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Assembly Votes for Catastrophic Health Plan

June 27, 1989|DANIEL M. WEINTRAUB | Times Staff Writer

SACRAMENTO — A bipartisan Assembly majority passed landmark legislation Monday that would provide catastrophic health insurance to Californians whose medical histories make it difficult or impossible for them to obtain coverage for their illnesses.

The bill, approved on a vote of 67 to 6 and sent to the Senate, would subsidize insurance for victims of AIDS, cancer, diabetes and other "pre-existing" medical conditions that now prompt insurers to reject applications for coverage.

The measure, by Assemblyman Phillip Isenberg (D-Sacramento), would create the California Health Insurance Board and grant it broad power to develop the plan. Costs not covered by premiums would be subsidized by $30 million a year from the state's unemployment insurance fund, tobacco tax revenue and an increase in the state disability insurance premiums already collected from all California employees.

Isenberg called the plan a "fairly modest" proposal to help keep people with serious illnesses from exhausting their resources and burdening the welfare rolls and the state's Medi-Cal program.

"These are people who cannot be helped in any other way," he said.

The proposal got a bipartisan boost from Republican Eric Seastrand of Salinas, who is suffering from colon cancer. Seastrand is covered by the Legislature's health insurance plan, but he said his illness has given him new awareness of the problems faced by people with serious diseases.

"If you have a pre-existing condition, you will find it very difficult to find an insurance company to sell you insurance at any price," Seastrand told his colleagues.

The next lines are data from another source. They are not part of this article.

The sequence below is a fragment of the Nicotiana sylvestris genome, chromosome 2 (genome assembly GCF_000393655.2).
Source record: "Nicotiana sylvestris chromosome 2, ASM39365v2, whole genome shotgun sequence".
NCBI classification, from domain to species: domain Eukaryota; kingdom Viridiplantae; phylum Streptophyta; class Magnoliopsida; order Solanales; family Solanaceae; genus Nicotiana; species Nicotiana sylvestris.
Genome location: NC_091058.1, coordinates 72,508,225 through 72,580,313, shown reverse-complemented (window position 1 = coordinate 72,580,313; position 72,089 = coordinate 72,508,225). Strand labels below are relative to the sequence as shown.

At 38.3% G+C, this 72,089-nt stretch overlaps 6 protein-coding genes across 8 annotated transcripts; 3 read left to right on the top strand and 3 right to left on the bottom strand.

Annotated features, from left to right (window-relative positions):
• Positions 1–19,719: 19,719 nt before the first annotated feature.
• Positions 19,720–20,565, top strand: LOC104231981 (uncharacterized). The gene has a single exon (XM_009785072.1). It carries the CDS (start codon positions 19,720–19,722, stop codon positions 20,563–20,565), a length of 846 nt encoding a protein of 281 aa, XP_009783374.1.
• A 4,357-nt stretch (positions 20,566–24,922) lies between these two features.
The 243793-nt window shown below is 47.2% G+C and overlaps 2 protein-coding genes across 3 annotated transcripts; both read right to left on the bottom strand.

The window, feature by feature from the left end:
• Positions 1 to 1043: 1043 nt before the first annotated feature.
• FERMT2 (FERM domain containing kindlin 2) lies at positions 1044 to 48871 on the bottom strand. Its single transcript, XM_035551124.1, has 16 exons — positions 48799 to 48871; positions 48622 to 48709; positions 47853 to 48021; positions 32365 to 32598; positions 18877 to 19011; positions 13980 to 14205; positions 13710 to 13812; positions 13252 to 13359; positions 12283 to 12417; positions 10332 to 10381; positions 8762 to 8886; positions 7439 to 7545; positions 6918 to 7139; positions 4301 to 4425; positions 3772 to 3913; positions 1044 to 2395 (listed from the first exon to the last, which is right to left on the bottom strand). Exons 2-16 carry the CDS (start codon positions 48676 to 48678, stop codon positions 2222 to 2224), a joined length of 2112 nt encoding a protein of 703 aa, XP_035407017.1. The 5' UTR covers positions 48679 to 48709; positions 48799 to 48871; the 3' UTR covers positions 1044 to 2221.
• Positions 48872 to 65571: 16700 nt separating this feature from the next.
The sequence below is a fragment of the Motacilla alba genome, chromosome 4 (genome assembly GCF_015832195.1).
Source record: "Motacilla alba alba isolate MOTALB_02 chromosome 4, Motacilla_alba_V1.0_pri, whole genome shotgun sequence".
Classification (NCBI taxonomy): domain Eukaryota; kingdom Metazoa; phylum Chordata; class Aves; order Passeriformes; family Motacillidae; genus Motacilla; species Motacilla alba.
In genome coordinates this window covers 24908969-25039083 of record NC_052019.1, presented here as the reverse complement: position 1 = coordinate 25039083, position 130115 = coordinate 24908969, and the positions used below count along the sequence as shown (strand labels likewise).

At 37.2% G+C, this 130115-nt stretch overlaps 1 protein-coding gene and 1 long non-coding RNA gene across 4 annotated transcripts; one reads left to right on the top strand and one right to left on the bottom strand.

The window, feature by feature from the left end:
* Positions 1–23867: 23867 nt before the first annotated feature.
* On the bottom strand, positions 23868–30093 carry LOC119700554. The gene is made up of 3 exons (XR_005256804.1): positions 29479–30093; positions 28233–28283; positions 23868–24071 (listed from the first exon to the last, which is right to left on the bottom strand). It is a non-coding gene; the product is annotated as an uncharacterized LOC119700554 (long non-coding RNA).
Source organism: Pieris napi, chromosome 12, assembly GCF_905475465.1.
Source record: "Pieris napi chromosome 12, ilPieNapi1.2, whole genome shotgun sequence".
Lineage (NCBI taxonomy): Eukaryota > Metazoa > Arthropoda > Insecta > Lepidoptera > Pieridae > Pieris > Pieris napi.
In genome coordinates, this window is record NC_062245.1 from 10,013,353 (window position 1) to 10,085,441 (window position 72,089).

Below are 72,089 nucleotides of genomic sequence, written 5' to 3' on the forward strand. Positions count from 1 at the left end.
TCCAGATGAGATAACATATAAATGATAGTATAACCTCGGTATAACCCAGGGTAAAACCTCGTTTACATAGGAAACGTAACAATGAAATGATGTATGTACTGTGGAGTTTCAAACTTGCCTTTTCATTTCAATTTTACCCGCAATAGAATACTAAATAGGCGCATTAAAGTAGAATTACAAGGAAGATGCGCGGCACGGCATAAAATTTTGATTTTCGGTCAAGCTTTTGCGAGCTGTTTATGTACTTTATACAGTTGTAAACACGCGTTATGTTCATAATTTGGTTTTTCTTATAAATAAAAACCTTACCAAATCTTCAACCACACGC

The new board the bill would create would have three members appointed by the governor and one each by the Assembly Speaker and Senate president pro tem. The board could establish benefit levels, set premiums and eligibility standards and contract with private insurers to provide the coverage. If no private insurance companies wanted to participate, the board could offer the insurance on its own.

The legislation would require that applicants for the state-run health plan be rejected by at least one private health-insurance provider. Applicants also would have to have been employed or have made contributions to the state's unemployment insurance fund, or be a spouse or dependent of someone who has.

People who bought the health coverage from private companies with the state's help would be guaranteed rates no higher than 125% of the average individual rate the companies charged for comparable coverage. Those covered by the plans would have to pay 20% of their medical bills up to $2,000 a year for individuals and $3,000 for families.

The bill would finance the subsidy without tapping into the state's general tax revenues. Instead, the measure calls for $10 million from the unemployment insurance fund reserve; $10 million from new revenues provided by the increase in tobacco taxes approved by voters in November and $10 million raised by collecting disability insurance premiums on the first $22,300 of workers' pay. Workers now pay the premiums on their first $21,900 in income.

The administrators of the state plan would be directed to limit their coverage to an amount that could be funded by the $30-million annual budget.

An Assembly analysis of Isenberg's bill estimated that about 244,000 Californians could be considered "medically uninsurable." But the Assembly Office of Research projected that no more than 14,600 people would enroll in the plan because of the 20% co-payment provision and a $500 deductible.

Gov. George Deukmejian has vetoed several recent attempts to establish a government-run health-insurance plan. But a spokesman for his office said Deukmejian has no position on the Isenberg legislation.

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